This is my home,
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    Out of curiosity, when runners post FKTs on the loop do they have caches or does it include resupplying with water?. Obviously having to run down off the ridge to water source adds mileage and elevation.

  11. #11
    Senior Member sierra's Avatar
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    Quote Originally Posted by Bushwhack View Post
    Awesome! I feel much better about this now. I was thinking there was some water (and the trails on garfield are sometimes a waterfall), but this adds more certainty to my planning. I was not looking forward to carrying 25 miles worth of water.
    Just bring a filter and you will find plenty of water.

  12. #12
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    Quote Originally Posted by peakbagger View Post
    Out of curiosity, when runners post FKTs on the loop do they have caches or does it include resupplying with water?. Obviously having to run down off the ridge to water source adds mileage and elevation.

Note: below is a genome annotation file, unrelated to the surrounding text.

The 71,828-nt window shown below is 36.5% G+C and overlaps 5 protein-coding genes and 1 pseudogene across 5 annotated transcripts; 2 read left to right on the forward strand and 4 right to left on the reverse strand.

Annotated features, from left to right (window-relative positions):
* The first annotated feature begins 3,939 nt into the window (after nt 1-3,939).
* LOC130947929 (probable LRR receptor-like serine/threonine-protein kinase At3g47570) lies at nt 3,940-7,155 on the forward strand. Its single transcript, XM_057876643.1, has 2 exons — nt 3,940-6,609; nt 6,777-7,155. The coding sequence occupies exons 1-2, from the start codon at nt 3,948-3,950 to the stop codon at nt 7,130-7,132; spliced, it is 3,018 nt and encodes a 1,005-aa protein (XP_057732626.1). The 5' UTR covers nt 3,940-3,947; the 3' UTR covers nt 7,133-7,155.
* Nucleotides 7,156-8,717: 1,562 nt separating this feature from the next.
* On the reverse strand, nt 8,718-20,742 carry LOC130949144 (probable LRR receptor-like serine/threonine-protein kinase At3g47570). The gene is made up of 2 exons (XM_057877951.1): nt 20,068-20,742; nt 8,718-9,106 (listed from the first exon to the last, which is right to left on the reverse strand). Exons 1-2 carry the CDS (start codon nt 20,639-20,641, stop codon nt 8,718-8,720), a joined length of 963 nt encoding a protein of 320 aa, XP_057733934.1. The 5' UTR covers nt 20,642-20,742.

There are sub categories for every single type of style one could imagine (and some you couldn't). Resource support - water, clothes,batteries... psychological support - pacing. Just invent your own category and you too can be a winner.

  13. #13
    Moderator bikehikeskifish's Avatar
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    Copied from the previous board

    Quote Originally Posted by Bushwhack
    most folks with a competitive streak do it unsupported if they are planning on posting their times, without caches beforehand. It is also rare to see someone go off the main route for water except if they are bailing on the route. Caches are more common on multiday runs, like the long trail. Most ultrarunners have day jobs and dishes to do, and caching beforehand takes a lot of time.

    I am happy to descend to find water, because I don't run for time- I'm just an ADHD kid all grown up who likes to travel by foot for hours and hours.

    And yes, a filter is a must. I would rather not get giardia again.
    Bike, Hike, Ski, Sleep. Eat, Fish, Repeat.

  14. #14
    Senior Member blacknblue's Avatar
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    The spring by Garfield Shelter/Campsite is your best bet. Good, clean water, and about halfway through the loop. With Galehead closed, I think that's your go-to.
    "People hardly ever make use of the freedom which they have, for example, freedom of thought; instead they demand freedom of speech as a compensation."